This first experiment demonstrates the benefit of the D-matrix in the simple case of an FOI containing a single IP. In the next section, the case of multiple IPs is tackled.

Imaging over multiple IPs

The first element of the group 6 in the resolution target is now imaged through an aberrating layer consisting in a rough plastic sheet placed d = 1 mm above the resolution target (USAF 1951) (see Fig. 4A). The reflection matrix R is measured over a FOI of 57 × 57 μm2 with Nin = 441 input wavefronts, a spatial sampling δrin = 2.85 μm, and an input pupil aperture Din×Din=1.3×1.3 mm2. At the output, the wave field is recorded over a pupil size of Dout×Dout=2×2 mm2 with Nout = 12,321 pixels and a spatial sampling δuout = 18 μm.

Fig. 4 Matrix imaging over multiple IPs.

(A) Schematic of the experiment. A resolution target (USAF 1951) is positioned at a distance d = 1 mm underneath a rough plastic film (see inset). (B) Original full-field image ℱ0 (Eq. 14). (C) Example of PSF deduced from a column of the raw focused matrix R0. (D) Plot of the normalized singular values σ˜ι of D. The red circles correspond to the eight first singular values (signal subspace), while the noisy singular values are displayed in blue. (E) Matrix image constructed from the eight first eigenstates of D (Eq. 20). (F) Example of PSF deduced from a column of the corrected focused matrix R1. (G) Phase of the four first singular vectors Up. (H) Confocal images deduced from the focused reflection matrices Rp (Eq. 18). Photo credit: Amaury Badon, CNRS.

The full-field image F0 (Eq. 14) and an example of PSF (Eq. 12) are displayed in Fig. 4 (A and B, respectively). The PSF is strongly degraded with a characteristic focal spot dimension δout ∼ 45 μm. This PSF dimension allows an estimation of the coherence length 𝓁c of the aberrating layer. Under a thin phase screen model (37), the IP dimension 𝓁c coincides with the coherence length of the aberration transmittance. It turns out that the PSF width is inversely proportional to 𝓁c in this experiment: δout ∼ λd/𝓁c. The IP size and the number of IPs supported by the FOI can be deduced from the PSF width δ: 𝓁c ∼ 18 μm and MD ∼ (Ω/𝓁c)2 ∼ 10.

A D-matrix is deduced from R (Eq. 4). Its analysis leads to the following estimation of the initial Strehl ratio: S0=1.6×106 (Eq. 15). This particularly strong aberration level accounts for the highly blurred aspect of the full-field image in Fig. 4A. This experimental situation is thus particularly extreme, even almost hopeless, for a successful imaging of the resolution target. Yet, the SVD of D will provide the solution.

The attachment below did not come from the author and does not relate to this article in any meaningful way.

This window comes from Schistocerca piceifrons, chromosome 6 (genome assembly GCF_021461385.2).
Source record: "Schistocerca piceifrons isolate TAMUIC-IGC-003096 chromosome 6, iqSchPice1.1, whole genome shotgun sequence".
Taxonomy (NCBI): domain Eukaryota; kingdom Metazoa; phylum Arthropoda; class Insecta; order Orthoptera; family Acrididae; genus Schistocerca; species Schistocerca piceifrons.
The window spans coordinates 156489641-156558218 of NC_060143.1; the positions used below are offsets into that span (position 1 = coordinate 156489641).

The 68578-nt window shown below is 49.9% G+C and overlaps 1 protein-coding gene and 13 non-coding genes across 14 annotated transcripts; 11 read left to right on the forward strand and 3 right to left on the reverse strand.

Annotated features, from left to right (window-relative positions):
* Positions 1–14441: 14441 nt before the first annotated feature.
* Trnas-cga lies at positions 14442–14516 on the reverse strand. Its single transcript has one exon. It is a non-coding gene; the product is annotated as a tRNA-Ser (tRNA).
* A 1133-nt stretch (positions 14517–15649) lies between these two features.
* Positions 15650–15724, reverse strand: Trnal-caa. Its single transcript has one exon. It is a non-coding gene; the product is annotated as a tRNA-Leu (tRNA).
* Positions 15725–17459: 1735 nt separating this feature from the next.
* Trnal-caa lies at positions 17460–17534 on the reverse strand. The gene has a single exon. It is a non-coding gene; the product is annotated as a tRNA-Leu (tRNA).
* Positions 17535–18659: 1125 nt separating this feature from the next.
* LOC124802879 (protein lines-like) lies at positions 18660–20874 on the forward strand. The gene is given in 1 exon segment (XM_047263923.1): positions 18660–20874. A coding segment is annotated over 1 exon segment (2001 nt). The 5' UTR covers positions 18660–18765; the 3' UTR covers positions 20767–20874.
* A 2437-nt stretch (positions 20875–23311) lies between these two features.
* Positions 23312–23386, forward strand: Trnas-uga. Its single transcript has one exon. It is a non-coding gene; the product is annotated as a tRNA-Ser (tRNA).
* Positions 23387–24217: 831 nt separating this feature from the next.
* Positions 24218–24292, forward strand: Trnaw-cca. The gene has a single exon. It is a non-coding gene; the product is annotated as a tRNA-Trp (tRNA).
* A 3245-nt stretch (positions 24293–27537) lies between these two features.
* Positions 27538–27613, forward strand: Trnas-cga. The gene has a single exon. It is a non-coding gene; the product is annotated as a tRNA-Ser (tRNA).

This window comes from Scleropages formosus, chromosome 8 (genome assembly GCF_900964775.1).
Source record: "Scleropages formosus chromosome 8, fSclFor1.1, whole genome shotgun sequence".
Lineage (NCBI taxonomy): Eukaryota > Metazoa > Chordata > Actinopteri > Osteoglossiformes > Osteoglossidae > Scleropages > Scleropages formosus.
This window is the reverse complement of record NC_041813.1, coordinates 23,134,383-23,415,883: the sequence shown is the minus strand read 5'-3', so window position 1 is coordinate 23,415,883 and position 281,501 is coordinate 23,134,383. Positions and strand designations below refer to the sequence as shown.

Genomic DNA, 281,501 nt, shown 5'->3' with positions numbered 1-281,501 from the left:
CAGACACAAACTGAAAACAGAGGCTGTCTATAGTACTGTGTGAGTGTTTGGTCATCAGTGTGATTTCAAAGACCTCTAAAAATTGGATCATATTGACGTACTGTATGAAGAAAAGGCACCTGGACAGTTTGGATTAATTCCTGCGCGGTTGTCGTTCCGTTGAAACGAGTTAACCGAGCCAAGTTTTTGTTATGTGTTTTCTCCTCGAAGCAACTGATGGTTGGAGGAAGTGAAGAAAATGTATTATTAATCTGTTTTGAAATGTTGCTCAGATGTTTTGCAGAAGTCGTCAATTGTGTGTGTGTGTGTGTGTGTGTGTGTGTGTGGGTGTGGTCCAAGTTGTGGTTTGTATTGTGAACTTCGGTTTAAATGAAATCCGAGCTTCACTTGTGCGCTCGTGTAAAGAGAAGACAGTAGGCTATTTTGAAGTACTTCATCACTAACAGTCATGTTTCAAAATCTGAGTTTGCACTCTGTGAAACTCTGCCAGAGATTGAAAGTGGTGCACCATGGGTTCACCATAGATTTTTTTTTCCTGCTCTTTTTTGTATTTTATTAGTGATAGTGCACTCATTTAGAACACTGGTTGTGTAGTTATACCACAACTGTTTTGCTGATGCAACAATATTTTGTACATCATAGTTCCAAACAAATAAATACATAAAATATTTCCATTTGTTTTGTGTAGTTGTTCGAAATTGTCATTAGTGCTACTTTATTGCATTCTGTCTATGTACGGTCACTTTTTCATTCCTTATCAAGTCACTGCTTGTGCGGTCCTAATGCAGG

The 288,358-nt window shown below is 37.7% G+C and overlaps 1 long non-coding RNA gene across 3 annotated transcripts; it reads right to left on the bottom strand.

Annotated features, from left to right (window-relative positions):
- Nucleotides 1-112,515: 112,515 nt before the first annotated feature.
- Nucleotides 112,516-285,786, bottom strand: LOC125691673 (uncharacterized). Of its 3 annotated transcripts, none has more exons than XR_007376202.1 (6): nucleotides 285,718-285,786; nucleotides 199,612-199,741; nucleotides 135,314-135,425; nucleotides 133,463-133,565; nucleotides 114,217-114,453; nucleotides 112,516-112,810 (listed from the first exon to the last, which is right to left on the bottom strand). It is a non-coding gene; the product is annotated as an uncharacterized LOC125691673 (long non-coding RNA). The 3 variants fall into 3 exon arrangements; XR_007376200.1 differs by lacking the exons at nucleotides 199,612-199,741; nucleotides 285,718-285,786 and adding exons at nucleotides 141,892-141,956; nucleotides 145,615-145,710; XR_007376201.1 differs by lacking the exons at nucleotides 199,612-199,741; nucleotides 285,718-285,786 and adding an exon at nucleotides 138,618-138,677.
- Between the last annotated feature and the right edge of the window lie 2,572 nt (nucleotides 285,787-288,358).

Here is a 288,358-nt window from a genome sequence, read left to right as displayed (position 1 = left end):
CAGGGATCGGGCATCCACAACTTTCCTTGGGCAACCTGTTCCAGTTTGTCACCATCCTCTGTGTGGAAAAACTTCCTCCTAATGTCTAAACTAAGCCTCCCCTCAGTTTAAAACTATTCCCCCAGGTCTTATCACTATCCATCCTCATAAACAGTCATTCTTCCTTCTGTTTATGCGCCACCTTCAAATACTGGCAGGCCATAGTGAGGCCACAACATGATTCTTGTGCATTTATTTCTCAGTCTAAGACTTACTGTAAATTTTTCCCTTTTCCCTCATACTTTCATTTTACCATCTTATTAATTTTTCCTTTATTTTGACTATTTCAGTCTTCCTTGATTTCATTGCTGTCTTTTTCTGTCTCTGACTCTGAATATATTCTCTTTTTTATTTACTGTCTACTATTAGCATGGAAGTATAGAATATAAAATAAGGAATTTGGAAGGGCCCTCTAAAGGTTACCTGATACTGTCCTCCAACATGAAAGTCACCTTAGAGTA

Figure 4D displays the histogram of the normalized singular values σ˜p=σp/i=1Ninσi. If recorded data were not corrupted by experimental noise, then the matrix would be of effective rank MD. We could use all the eigenstates of D associated with nonzero singular values to retrieve an image of the object. In Fig. 4D, only few singular values seem to emerge from the noise background. Hence, it is difficult to determine the number of eigenstates that we need to consider to properly reconstruct an image of the object. This issue can be circumvented by computing the Shannon entropy H of the singular values (40, 41), such thatH(σ˜i)=i=1Ninσ˜ilog2(σ˜i)(17)Shannon entropy delivers the maximally noncommittal dataset at a given signal-to-noise ratio, that is to say, the most information with the least artifact. The Shannon entropy can be used as an indicator of how many eigenstates are needed to build an adequate image of the object without being affected by experimental noise.

The singular values of Fig. 4D have an entropy H≃ 8.4. Hence, only the eight first singular states shall be considered. Figure 4G displays the phase of the four first singular vectors Up in the pupil plane. They display phase distortions whose typical coherence length uc scales as f𝓁c/d ∼ 100 μm. The phase conjugation of these singular vectors should compensate for the detrimental effect of the aberrating layer in different parts of the FOI. A set of focused reflection matrices Rp can be deduced (Eq. 12). Figure 4F displays an example of corrected PSF extracted from a column of R1. Its comparison with the original PSF in Fig. 4C shows how the phase conjugation of U1 allows one to compensate for the aberrations at this incident focusing point. On the one hand, the PSF width is narrowed by a factor of 20, going from δout ∼ 45 μm to 2.25 μm. The latter value should be compared with the diffraction-limited resolution δout02 μm (Eq. 13) in our experimental conditions. The Strehl ratio is increased by a factor of 2.2 ×103 to reach the final value S1=3.5×103 (Eq. 16). Again, this value of the Strehl ratio is probably underestimated because of input aberrations and multiple scattering.